What exactly is plastic sheeting?
Plastic film can relate to a broad category of products, ranging from rolls of film sold by thickness up to 10 mils, to groups of flexible packaging products such as bags, bottles and containers used in various industries. For the purpose of this post, we want to explore the options and terminology of plastic sheeting as the packaging product generally purchased by the roll, with a specified width and mil thickness to work within a distinct application.
Plastic sheeting can be used for masonry, construction, landscaping and within a multitude of additional industries. Plastic sheeting is exceptional for covering and protecting skids, lumber, warehouse equipment, machinery, and construction materials. Plastic sheeting packaging provides optimal economy, performance, and toughness.
Below is a guide to the terminology generally used when deciding the best plastic sheeting option for your application.
Plastic Sheeting: General Terminology
Gloss: The film's surface reflection of light. The degree of sheen of the surface.
Haze: The degree of cloudiness of the film. Indicates how clearly an object can be seen through the film.
Opaque: Film that inhibits light transmission. The opposite of transparent.
Tint: Tiny voids in the film, enabling water, air, etc. to pass through the film.
Translucent: A film that permits the transmission of light. Clear, transparent.
Plastic Sheeting Film Measurement
Film: Sheeting having a nominal thickness not greater than .010 inch (10 mil).
Tolerance: A specified allowance for deviations in weighing, measuring, etc
Mil: One thousandth of an inch
Density: Weight per volume
Ream: 500 sheets, 2' x 3'. Equivalent is 3,000 sq. ft. or 432,000 sq. in
Basis Weight: The weight, in pounds, of 1 ream of film. Will vary on density and thickness.
Yield: The square inches of film yielded per pound. Will vary on density and thickness.
Plastic Sheeting Film Properties
Orientation: Alignment of the crystalline structure in film in both the machine and transverse directions.
Shrink: The ability of film to conform to an object when reheated. A result of controlled orientation.
Impact Strength: The ability of a film to withstand shock loading, blunt puncturing, etc.
Tensile Yield: The pulling stress required to deform a given film specimen.
Tensile Break: The pulling stress required to break a given film specimen.
Elongation: A measure of how much a film can stretch over a given load profile.
Coefficient of Friction: The ratio of a frictional gravitational force to the perpendicular force of the two surfaces in contact.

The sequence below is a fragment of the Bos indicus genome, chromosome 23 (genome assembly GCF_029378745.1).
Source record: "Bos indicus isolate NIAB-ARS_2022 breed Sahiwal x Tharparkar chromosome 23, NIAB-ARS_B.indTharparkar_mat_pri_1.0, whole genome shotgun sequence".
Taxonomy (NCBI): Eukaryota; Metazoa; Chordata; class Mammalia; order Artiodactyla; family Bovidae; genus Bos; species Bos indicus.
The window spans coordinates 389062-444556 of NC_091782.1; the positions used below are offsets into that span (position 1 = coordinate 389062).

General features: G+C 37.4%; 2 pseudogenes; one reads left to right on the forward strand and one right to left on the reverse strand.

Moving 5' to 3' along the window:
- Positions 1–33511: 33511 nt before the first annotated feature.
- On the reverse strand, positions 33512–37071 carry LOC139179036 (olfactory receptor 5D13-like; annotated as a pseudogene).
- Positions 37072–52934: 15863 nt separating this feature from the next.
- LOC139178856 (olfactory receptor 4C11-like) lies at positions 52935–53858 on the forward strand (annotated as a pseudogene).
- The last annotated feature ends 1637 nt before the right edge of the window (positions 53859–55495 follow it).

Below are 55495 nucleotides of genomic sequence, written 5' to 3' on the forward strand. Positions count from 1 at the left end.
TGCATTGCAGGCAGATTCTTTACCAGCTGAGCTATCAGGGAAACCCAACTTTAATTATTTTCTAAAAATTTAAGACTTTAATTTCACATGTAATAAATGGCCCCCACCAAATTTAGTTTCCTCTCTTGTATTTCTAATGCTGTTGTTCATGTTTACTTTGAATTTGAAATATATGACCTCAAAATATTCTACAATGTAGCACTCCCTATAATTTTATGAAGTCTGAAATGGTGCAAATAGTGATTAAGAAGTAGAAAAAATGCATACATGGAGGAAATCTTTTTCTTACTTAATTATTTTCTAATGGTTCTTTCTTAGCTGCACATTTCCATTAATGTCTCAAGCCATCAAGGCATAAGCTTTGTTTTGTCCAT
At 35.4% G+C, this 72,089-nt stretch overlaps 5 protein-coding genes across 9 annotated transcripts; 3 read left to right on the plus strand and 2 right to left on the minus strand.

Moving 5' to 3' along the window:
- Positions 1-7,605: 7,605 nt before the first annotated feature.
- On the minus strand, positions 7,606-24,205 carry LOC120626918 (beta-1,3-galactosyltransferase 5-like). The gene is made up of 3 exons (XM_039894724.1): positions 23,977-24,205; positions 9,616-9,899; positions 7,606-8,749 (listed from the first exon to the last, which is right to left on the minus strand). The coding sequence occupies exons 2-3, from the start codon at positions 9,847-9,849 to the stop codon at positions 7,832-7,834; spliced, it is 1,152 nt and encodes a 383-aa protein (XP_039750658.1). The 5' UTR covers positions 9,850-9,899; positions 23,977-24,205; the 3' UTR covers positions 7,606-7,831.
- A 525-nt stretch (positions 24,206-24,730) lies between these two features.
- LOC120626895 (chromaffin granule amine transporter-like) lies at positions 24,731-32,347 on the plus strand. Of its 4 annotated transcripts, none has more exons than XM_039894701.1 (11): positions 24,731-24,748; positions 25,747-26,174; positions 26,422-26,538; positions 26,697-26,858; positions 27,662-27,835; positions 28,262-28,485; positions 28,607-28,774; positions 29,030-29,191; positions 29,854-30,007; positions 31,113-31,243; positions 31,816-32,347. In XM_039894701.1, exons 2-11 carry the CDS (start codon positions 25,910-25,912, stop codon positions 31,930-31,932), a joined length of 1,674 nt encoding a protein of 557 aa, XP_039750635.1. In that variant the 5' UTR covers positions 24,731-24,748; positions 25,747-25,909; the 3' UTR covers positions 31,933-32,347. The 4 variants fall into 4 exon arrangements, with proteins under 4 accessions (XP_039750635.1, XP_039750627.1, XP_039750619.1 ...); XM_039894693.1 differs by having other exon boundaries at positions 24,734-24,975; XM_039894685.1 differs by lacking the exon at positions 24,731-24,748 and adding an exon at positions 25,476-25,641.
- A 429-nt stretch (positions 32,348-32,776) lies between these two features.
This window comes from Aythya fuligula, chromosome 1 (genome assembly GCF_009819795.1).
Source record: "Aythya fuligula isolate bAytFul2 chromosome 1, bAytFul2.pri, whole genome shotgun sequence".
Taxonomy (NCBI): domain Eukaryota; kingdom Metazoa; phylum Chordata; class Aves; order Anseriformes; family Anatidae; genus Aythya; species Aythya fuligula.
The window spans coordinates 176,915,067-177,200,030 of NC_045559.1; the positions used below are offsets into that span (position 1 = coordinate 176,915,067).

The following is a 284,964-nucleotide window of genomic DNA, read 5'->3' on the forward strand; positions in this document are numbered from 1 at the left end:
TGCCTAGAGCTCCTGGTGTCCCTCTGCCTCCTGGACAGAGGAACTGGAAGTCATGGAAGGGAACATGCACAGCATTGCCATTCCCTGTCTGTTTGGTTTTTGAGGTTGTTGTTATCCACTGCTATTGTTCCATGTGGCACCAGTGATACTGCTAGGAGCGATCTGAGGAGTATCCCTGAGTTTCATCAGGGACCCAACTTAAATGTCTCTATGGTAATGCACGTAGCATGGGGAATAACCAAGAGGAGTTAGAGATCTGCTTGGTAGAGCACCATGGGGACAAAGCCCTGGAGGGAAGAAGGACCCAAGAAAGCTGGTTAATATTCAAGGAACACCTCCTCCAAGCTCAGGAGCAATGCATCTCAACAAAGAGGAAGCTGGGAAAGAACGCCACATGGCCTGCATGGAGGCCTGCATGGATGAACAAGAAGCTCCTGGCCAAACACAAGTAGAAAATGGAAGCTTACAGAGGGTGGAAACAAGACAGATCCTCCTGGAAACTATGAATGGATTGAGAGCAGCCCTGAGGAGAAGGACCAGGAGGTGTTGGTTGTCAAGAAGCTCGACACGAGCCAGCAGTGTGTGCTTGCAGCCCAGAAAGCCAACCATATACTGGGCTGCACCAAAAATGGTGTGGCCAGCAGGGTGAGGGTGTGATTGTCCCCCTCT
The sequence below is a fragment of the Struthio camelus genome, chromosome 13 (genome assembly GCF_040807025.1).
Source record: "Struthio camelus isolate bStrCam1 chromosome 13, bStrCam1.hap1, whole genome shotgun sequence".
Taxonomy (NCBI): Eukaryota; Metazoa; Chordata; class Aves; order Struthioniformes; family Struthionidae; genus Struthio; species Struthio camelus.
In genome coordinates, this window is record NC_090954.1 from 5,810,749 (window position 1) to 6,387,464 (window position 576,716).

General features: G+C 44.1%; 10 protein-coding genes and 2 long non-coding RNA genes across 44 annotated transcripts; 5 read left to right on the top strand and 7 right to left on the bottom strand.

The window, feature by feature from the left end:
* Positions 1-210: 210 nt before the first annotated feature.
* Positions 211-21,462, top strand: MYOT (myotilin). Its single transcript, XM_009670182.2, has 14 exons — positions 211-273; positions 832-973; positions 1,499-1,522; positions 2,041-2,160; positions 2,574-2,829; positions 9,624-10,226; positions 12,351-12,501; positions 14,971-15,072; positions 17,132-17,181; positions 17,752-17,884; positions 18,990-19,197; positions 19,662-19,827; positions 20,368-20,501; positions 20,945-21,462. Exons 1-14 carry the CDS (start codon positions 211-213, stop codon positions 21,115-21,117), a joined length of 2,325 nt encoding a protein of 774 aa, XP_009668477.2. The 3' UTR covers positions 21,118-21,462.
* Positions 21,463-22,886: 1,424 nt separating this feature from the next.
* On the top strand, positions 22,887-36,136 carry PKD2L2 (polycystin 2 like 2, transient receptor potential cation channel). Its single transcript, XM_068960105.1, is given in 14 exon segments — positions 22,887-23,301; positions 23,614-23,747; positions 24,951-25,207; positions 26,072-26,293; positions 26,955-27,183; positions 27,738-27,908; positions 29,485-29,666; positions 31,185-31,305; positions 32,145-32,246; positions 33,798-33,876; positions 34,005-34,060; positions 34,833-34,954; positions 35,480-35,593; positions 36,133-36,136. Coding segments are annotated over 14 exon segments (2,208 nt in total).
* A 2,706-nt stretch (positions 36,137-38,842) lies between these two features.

Treat: A method of altering a polyolefin surface to render it receptive to inks, adhesives, etc.
Water Vapor Transmission Rate: Rate at which water vapor permeates a plastic film at a specified temperature and relative humidity.
Oxygen Transmission Rate: Rate at which oxygen permeates a plastic film at a specified temperature and relative humidity
Surface Resistivity: Measures the electrical resistance of the surface of the plastic.
Antiblock: A silica or DE compound added to film that roughens the surface to prevent blocking.
Antistat: A compound added to film that dissipates the accumulation of static electricity.
Slip: A fatty acid amide added to film to reduce surface friction.
Ultraviolet Absorber: A compound designed to selectively absorb pass through UV rays.
Ultra Violet Inhibitor: A compound designed to selectively scavenge destructive free radicals set free by UV rays
Ultraviolet Blocker: A compound designed to selectively block pass through UV rays.
Vapor Corrosion Inhibitor: A compound added to film for the prevention of oxidation or corrosion of packaged parts.
Extrusion: The breaking down and reshaping of materials by forcing it through an orifice.
Resin Types & Terms
Low Density Polyethylene: An ethylene based thermoplastic polymer with a nominal density of .910-.925.
Medium Density Polyethylene: An ethylene based thermoplastic polymer with a nominal density of .926-.939.
High Density Polyethylene: An ethylene based thermoplastic polymer with a nominal density of .940-.965.
Linear Low Density Polyethylene: A low density, low pressure polymer resulting from the introduction of comonomers to control density.
Butene LLDPE: Lowest grade of LLDPE, this polymer still outperforms LDPE in strength and sealabilty.
Hexene LLDPE: Next level of LLDPE, this polymer has improved tear and impact over butene.
Super Hexene LLDPE: Highest level of LLDPE, has excellent tear strength and dart impact, with optics improving.
Octene LLDPE: Highest level of LLDPE, has excellent tear strength, very good dart impact and better optics.
Metallocene LLDPE: LLDPE with unsurpassed dart impact, very high clarity, good tear strength and very good hot tack.
Very Low Density Polyethylene: A low pressure copolymer with outstanding impact strength, stretch and low temperature sealabilty.
Ethylene Vinyl Acetate: LDPE that has been copolymerized with ethylene vinyl acetate to enhance strength and sealability.
Thermoplastic: Polymeric material capable of being repeatedly softened by heat and hardened by cooling.
Single Wound Sheeting: A single layer of film, cut on both sides.
Double Wound Sheeting: A double layer of film, cut evenly on both sides
Centerfold Sheeting: A double layer of film, cut evenly on one side, folded on the other.
J Sheeting: A double layer of film, cut to different lengths on one side, folded on the other.
M Sheeting: Centerfold sheeting that's folded inward on the crease side.
U Sheeting: A double layer of film, folded on both sides, with a (center) section cut out on one side.
Sheets on Roll: A continuous, single layer of film, separated by perforations and wound on a roll.